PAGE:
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Dublin: Home of the warmest welcomes

IRELAND is a second home for many Zimbabweans, where rugby, music and the famous warm Irish welcome make everyone feel at home. Report by Dusty Miller


Connect from Harare to Dubai and then onto Emirates’ flight to Dublin. On every flight to Dublin you are treated to a gourmet menu featuring the delectable dishes of world-renowned chefs, including local and international cuisine.
Dublin flights include luxurious sleeper seats for First Class passengers while Business Class passengers relax in spacious and comfortable sleeperettes, making every flight to Dublin truly unforgettable.

Travel to Dublin
Flights to Dublin arrive at Dublin Airport, about 10km north of the city centre, accessible by an express bus (which bypasses city centre traffic), local bus routes and taxis. Once in the city centre, public transport is easily accessible as is a reliable tram system, and bicycles are available for hire at various locations.


About Dublin
Dublin: home of the warmest welcomes, and the most enchanting streets. From Dublin Castle to Liffey Bridge, Ireland’s rich history and stunning natural beauty shine here. The museums, historic sites and verdant green spaces all have a unique story to tell. With Emirates’ award-winning service, your flight to Dublin will be as enjoyable as the destination itself.
To learn more about your visit to Ireland go to www.discoverireland.com
Starting as a Viking settlement established by marauding Norsemen centuries ago, Dublin is an enchanting destination for an urban getaway, blending ancient and modern with natural beauty, and a profound literary tradition. It also makes a popular business hub for many large multinational companies.


Ireland has produced many outstanding writers, among them a number of Nobel laureates, including Samuel Beckett and George Bernard Shaw, as well as other celebrated scribes like Oscar Wilde and James Joyce.
As such, Dublin is replete with establishments, tours and other activities dedicated to honouring Ireland’s literary accomplishments from the Dublin Writers’ Museum and James Joyce Centre, to the Children’s Book Festival and National Print Museum. Trinity College is home to one of Ireland’s greatest manuscripts, The Book of Kells, a centuries old work considered a national treasure and one-of-a-kind, priceless work of art.
Dublin Castle is a major piece of Ireland’s history, having been continuously occupied since its founding at the beginning of the 13th century.
Conveniently located in the heart of Dublin’s city centre, the castle now hosts a well-appointed conference centre, gardens, museums, a library and a chapel among other things.
While visitors are free to explore the grounds at their leisure, the centrepiece of the castle, the State Apartments, considered the most important of their kind in Ireland, can be viewed by guided tour.
A more recent addition to the city’s landmarks is the Spire of Dublin, reflecting a far more modern era with its stainless steel, pin-like structure jutting almost 400 feet into the air. These landmarks, as well as countless other interesting structures, statues and monuments can be seen all across Dublin.
The River Liffey, which bisects the city, provides some enjoyable attractions and activities. The Dublin or Liffey Boardwalk is one way to enjoy the river, but if you wish to get more closely acquainted, take a river tour, or get wet and enter the Liffey Swim, an annual race that takes place in late summer.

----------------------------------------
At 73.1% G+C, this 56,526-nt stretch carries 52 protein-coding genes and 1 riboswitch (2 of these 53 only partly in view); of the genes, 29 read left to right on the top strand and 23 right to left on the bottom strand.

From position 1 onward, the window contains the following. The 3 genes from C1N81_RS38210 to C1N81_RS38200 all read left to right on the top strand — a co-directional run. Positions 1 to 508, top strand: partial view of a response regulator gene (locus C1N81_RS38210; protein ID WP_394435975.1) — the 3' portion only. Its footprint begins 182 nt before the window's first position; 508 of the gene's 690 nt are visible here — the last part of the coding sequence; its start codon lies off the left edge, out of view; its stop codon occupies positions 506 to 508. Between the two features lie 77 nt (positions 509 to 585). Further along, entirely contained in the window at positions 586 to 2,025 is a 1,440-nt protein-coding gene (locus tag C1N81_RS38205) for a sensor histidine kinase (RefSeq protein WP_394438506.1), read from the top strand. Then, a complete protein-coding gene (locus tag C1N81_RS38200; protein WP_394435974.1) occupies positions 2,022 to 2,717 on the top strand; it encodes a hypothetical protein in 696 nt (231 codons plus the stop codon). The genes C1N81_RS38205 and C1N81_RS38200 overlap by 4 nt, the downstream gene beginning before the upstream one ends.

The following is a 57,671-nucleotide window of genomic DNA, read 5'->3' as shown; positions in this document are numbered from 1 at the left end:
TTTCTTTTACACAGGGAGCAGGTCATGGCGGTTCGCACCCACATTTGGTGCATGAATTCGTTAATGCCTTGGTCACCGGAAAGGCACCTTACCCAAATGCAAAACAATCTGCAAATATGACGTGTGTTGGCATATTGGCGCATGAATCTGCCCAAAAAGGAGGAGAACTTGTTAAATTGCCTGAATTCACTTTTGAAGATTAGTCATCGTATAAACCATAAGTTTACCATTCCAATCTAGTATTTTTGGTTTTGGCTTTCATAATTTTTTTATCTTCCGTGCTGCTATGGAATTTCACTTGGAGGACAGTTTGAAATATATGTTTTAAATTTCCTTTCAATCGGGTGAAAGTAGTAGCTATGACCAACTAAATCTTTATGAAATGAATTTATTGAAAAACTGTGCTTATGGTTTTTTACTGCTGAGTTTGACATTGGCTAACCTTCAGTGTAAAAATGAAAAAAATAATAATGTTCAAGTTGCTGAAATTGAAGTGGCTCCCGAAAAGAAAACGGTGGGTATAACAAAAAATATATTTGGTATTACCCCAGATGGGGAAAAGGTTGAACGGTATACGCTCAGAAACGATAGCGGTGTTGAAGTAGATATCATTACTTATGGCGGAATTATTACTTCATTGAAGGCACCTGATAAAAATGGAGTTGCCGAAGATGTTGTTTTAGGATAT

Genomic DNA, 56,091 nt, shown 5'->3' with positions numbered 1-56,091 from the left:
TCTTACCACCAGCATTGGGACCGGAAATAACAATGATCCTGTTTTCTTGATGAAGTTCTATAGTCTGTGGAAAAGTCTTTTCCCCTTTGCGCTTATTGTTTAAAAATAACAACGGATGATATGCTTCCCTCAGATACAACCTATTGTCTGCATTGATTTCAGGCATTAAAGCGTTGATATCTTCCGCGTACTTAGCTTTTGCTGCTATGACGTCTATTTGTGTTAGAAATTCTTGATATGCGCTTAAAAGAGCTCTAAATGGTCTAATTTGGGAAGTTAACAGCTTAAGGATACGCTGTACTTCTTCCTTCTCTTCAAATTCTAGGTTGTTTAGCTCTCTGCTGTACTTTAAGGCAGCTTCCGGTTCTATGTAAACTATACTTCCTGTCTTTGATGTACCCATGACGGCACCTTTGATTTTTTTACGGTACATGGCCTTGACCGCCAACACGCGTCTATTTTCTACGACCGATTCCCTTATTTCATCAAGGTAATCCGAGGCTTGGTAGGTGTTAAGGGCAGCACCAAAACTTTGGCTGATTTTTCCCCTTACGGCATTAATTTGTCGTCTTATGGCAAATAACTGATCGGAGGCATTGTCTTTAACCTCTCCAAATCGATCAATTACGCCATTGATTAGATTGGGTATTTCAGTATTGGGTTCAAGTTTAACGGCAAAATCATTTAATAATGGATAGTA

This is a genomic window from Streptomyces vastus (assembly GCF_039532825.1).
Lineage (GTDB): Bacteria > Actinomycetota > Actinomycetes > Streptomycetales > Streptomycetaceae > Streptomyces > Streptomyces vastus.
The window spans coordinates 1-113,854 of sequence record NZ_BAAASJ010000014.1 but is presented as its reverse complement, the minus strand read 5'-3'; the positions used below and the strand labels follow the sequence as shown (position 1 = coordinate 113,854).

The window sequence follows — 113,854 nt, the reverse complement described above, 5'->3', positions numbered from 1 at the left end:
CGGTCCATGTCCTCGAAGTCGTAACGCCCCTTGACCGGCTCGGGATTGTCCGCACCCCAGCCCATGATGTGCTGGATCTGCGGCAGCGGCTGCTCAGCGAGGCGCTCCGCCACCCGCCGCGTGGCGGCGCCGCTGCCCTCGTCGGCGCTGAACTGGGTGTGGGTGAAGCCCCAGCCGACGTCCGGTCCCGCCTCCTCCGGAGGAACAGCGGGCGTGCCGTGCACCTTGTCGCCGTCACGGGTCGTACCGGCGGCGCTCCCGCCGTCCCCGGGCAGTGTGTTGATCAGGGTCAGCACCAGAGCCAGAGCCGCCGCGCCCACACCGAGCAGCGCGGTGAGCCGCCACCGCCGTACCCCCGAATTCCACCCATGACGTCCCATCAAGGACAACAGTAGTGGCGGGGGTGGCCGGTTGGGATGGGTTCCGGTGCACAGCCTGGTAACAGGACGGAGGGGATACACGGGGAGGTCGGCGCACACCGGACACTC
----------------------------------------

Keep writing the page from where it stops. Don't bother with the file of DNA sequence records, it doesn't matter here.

Many bridges span the river, some centuries old and others more recent, the most famous of which is the Liffey Bridge, more commonly known as the Ha’penny Bridge, a cast iron structure built in the 1800s and one of Dublin’s most iconic landmarks.


Dining and nightlife
If you prefer an energetic scene, there are many nightclubs and bars from which to choose, many of them found along the banks of the Liffey River and in the Temple Bar area of the city.
The strong tradition of social dining and countless pubs in the city, means one has a wide choice of where to settle for a meal, and there are even tours to help you get acquainted with the options available. And a visit to Dublin’s oldest pub, The Brazen Head, established in 1198, is highly recommended.
Beyond Dublin
Ireland is home to many fascinating natural and man-made sites, including the famous Giant’s Causeway in Country Antrim, and  Blarney Castle near Cork, where you can see the famous Blarney Stone, believed to impart good luck to those who kiss it. Other attractions include the Cliffs of Moher in Country Clare, and Belfast Castle, in Northern Ireland.
Visa information is available from the Irish Embassy in Pretoria at http://www.embassyireland.org.za.
I keep hearing that Emirates are to separate their service connecting Harare and Lusaka with Dubai and, if so, that may solve the problem many Irishmen and would-be visitors to Ireland have expressed to me that — currently — the plane from the UAE to Dublin leaves 10 minutes before the service from Central Africa lands, obliging travellers to overnight in Dubai.
(There are far worse places to spend an enforced 24-hour layover.)
Other, perhaps more convenient, flights from southern Africa to Dublin leave from Johannesburg via Qatar or Abu Dhabi and from late October, KLM (Royal Dutch Airlines) will resume flying from Harare to Schipol, Amsterdam from where there are shuttle flights to Dublin, Shannon and Belfast.
You can always go to Ireland by plane (including the dreaded RyanAir) from Heathrow or Gatwick…or by coach and Irish Sea ferry
Book at your favourite travel agent or online at www.emirates.com/zw
Queries: dustym@zimind.co.zw


The River Liffey, Dublin, by night

The Temple Bar pub in Dublin photographed — judging by the enamel adverting panels — before the smoking ban hit Ireland in 2006

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